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Brandeis University's Community Newspaper — Waltham, Mass.

It’s not over yet: A view from the right

Published: November 7, 2008
Section: Opinions

On Tuesday night the Republicans were handed a crushing defeat in the House, the Senate, and in the presidential race. President-elect Obama now heads to the White House with approximately a 56 to 44 majority in the Senate and approximately a 258 to 177 majority in the House of Representatives. The Republicans lost Senate seats in the Republican strongholds of Virginia and North Carolina while Indiana sided with Barack Obama in the Presidential race. Finally, there are no longer any Republicans in New England. It looks like the Republicans are on the run for now, having to deal with an unpopular president and receiving, unjustifiably, the blame for a recessionary economy. However, all is not lost for the Republicans and Tuesday night had a few victories for the right.

The first victory for the Republicans, if you can even call it that, is that the Democrats seem to have fallen short of a sixty seat filibuster proof Senate majority. Now this is not guaranteed considering that there are four Senate seats unaccounted for, however, three of the seats in question look to favor the Republicans. The first is the Senate seat in Minnesota, which is between Norm Coleman and Al Franken. While the vote is too close to call and there will be a recount, right now Coleman has a lead over Franken if only by a hair. If the vote count was accurate then Coleman will walk away with the Senate seat. The second seat that is unaccounted for is the Georgia Senate seat currently fought over by Saxby Chambliss and Jim Martin. While Chambliss did win the plurality of votes, he did not win a majority, which will lead to a mandatory run-off vote to determine who will win the seat. However, Chambliss had a good lead over Martin and Martin is going to need a considerable amount of the third party candidates vote in order to overcome the vote gap. Finally, Senator Stevens pulled an upset with his victory despite his recent conviction. Unfortunately for him, Stevens can not serve his time in the Senate and his time in Prison so there will more than likely be a special election for his seat. It is unclear whether the people of Alaska elected Stevens because he is a Republican or because he brings home the pork. However, if a convicted felon can receive the Alaskan Senate seat, then another Republican will have a good chance at taking the seat as well. So while none of these seats are sealed up for the Republicans, it does look like the drive for sixty Senate seats by the Democrats will fall short. However, the real victory for conservatives came from several important ballot measures in several states.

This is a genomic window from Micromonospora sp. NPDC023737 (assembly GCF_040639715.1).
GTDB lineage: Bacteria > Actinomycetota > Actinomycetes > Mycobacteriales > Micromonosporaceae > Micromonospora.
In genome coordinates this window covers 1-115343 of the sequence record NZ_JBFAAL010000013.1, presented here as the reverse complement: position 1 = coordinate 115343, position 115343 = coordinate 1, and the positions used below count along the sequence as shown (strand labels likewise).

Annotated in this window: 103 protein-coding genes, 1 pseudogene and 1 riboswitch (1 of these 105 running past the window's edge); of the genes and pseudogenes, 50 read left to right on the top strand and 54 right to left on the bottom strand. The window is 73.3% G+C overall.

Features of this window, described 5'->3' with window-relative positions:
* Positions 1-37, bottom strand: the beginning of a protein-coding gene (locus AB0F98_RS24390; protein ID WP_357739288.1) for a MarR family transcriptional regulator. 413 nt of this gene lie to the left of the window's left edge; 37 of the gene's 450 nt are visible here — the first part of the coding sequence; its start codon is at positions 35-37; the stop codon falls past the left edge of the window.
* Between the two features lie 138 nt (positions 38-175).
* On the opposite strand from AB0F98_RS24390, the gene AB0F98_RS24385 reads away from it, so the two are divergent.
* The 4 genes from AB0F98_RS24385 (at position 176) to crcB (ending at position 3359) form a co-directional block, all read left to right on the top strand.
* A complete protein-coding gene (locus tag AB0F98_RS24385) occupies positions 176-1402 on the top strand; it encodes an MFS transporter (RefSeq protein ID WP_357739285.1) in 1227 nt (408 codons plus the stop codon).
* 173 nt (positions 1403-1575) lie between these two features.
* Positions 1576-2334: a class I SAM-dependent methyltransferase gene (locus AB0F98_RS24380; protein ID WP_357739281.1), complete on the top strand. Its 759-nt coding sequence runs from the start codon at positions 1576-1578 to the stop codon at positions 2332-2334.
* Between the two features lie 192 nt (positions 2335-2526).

In California, Florida, and Arizona, voters approved amendments to define marriage as the union between one man and one woman and Arkansas approved an initiative to ban gays from adopting. The passage of these measures shows that social conservatism is not dead and that conservatives can still benefit from these social issues. The irony in all of this is that Barack Obama’s registration of large numbers of new black voters may have actually been what pushed the gay marriage bans over the top. In the CNN exit polls, African Americans supported California and Florida’s gay marriage bans by approximately 70% to 30%. So in essence, conservatives can actually thank Barack Obama for his assistance in pushing these bans through. It will be interesting to see how this plays out in Obama’s presidency. It is possible that gays could see less progress for their issues under an Obama administration than there was during Bush’s administration. In fact, it is likely that Barack Obama has actually pushed the gay rights movement backwards, even if it was not intentional. Obama could lose support among the gay population or black population if the Republicans push this issue hard enough, which would greatly aid the Republicans in 2012 and even possibly in 2010. A second ballot measure victory for conservatives came from Nebraska’s amendment to end affirmative action. Barack Obama’s election as president does not mean that racism no longer exists, however, it does mean that we can start to phase out affirmative action. Barack Obama has even mentioned that he supports socio-economic based affirmative action as opposed to racial affirmative action. While this is not perfect, it is a step in the right direction. Hopefully with the election of the first black president, affirmative action will be on its way out.

While this election was by far means a loss for Republicans, all was not lost. The Democrats do not appear to have gained a filibuster proof majority and some important conservative initiatives passed with flying colors. On top of this, it appears that a wedge issue has opened up that could be used to weaken Obama’s prospects in 2012, if the Republicans exploit that wedge effectively. Finally, Republican’s can rest easy knowing that the Democrats have large expectations to fulfill and this time they cannot blame their failures on the Republicans. It does not seem likely that the Democrats will be able to hold on to such large leads for a very long time and the Republicans should start gearing up to make gains in 2010. The ball is now in the court of Obama, Reid, and Pelosi and how they perform for the next two years will largely define whether or not their strong majority can hold.